The Japanese conglomerate SoftBank reported on Monday its biggest quarterly loss, $23.4 billion, fueled by the poor performance of its flagship tech investments and a weak yen.
It was him second quarter in a row of huge losses for the company, which has been reeling from broad-based weakness in global equities, leading to paper losses in the company’s portfolio of publicly traded tech giants, as well as downgrades in its holdings by hundreds of of non-listed companies.
The losses are the biggest in decades for the company’s eccentric founder, Masayoshi Son, who staked his future on huge, often undisciplined investments in tech companies he believed would transform entire industries, from grocery shopping to construction, to as the world transitioned to a digital world. years.
In comments after the earnings announcement, a chastened Son reflected on the lessons he had learned over the past year and said he would scale back his gargantuan ambitions for the company.
“We’ve been making big changes, but we couldn’t hit the mark,” Mr. Son said, adding that the company is now making fewer big bets and instead choosing smaller, more strategic investments with potential paydays. more modest.
To that end, Son said, the company has systematized its investment decisions and put more power in the hands of experts, rather than relying on their hunches.
His somber tone was a stark contrast to earlier moments of exuberance, such as when he recited a 300-year vision for the company.
Mr. Son has long reveled in risk-taking and big numbers. In 2017, SoftBank’s technology investment arm, Vision Fund, became the world’s largest such company, weighing in at $100 billion, much of it raised from Saudi Arabia’s public investment fund. Last year, when stock prices soared, he announced the record profit of more than $46 billion for the year ending in March, an achievement lifted by rising tech valuations as investors piled into companies providing services to people stuck at home during the pandemic.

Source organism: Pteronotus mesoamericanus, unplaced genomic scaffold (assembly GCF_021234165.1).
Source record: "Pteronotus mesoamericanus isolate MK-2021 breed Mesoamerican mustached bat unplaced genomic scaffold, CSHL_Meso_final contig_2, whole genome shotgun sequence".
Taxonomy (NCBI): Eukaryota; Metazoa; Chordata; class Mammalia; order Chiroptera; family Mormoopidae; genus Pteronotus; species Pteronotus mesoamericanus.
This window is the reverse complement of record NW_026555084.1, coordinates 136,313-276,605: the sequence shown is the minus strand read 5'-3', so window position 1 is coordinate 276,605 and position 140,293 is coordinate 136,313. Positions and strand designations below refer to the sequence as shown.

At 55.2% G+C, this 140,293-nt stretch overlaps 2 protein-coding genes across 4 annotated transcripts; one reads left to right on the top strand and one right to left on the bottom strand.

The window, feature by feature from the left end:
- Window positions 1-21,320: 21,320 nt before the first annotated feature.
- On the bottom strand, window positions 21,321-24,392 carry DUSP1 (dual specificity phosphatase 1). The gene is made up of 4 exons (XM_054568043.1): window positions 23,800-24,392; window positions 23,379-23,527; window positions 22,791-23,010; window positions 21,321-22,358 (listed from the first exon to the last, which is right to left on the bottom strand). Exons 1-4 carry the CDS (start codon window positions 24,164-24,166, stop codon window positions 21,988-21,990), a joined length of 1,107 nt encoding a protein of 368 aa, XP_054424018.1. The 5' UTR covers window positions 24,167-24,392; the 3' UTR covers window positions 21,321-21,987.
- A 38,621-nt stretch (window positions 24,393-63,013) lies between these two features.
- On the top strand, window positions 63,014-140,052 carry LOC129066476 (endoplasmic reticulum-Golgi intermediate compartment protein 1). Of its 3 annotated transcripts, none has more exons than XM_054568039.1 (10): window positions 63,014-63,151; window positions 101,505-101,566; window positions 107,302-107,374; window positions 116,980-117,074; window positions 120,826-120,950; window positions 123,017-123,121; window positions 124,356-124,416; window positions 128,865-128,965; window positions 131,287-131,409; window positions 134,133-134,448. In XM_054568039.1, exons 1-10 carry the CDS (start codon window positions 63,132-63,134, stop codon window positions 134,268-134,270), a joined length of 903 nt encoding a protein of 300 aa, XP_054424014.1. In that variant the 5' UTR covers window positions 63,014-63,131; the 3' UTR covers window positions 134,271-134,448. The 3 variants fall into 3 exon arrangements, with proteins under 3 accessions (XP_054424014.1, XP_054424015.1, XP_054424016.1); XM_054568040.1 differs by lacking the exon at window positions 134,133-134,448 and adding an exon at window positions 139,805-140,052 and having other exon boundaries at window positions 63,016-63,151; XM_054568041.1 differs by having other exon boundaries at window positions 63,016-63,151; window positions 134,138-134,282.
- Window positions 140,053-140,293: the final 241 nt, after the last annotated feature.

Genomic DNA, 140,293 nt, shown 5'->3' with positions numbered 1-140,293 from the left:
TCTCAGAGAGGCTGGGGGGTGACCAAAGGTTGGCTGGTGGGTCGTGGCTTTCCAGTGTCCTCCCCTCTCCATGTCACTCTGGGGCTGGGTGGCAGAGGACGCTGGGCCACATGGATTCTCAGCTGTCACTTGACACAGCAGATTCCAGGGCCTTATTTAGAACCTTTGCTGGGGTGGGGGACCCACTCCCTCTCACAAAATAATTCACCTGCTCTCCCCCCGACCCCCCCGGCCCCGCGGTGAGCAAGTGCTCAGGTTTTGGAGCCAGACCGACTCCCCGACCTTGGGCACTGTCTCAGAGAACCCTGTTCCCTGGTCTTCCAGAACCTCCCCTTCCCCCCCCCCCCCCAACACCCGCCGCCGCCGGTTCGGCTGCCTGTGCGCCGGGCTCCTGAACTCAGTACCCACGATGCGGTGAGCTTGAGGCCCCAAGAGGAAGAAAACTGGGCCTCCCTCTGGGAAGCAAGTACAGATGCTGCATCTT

But Mr. Son is also known for his drastic reversals of fortune. In the early 2000s, he briefly became one of the world’s richest men before losing nearly all of his fortune when the internet bubble burst.
The last two years have sent Mr. Son on a new roller coaster. Initially, the pandemic prompted SoftBank investments into big-name tech companies on the ground, sent them flying, and then it crashed them again. Companies like Coupanga South Korean e-commerce company, and door boarda food delivery app, had high-flying initial offerings, but has since declined sharply.
In addition, Chinese campaign in its technology sector has hit the value of SoftBank’s large portfolio of Chinese companies. In response, SoftBank quietly sold a large portion of its Alibaba holdings. An initial $20 million investment in the Chinese e-commerce giant was so successful that it once accounted for nearly 60 percent of SoftBank’s net asset value.
At its highest point last year, Mr. Son’s Vision Funds, the original Vision Fund; the second, smaller Vision Fund 2; and a Latin American fund, recently added to the portfolio, had grown by more than 7 trillion yen ($52 billion). But by the end of June, the funds had given up almost all the gains they had made throughout their history. Since March, the value of Vision Funds’ publicly traded shares has fallen 31 percent, compared to 22 percent for the Nasdaq as a whole, Son said.
SoftBank has also been affected by the falling value of the yen over the past year, which has raised the cost of the company’s dollar-denominated debt.
With the recent losses and new investment direction, the company will likely need to make layoffs, Son said, adding that “the number of Vision Fund employees may need to be drastically reduced.”
Son said the company was also considering selling asset manager Fortress Investment Group, which it bought for more than $3 billion in 2017.
After the earnings report, SoftBank Announced that it would buy back up to 400 billion yen ($3 billion) of its shares. The announcement followed a decision in November to buy back 1 trillion yen of shares.
SoftBank shares rose slightly on Monday in Tokyo. They are down more than 16 percent in the last 12 months, about the same as the Nasdaq index.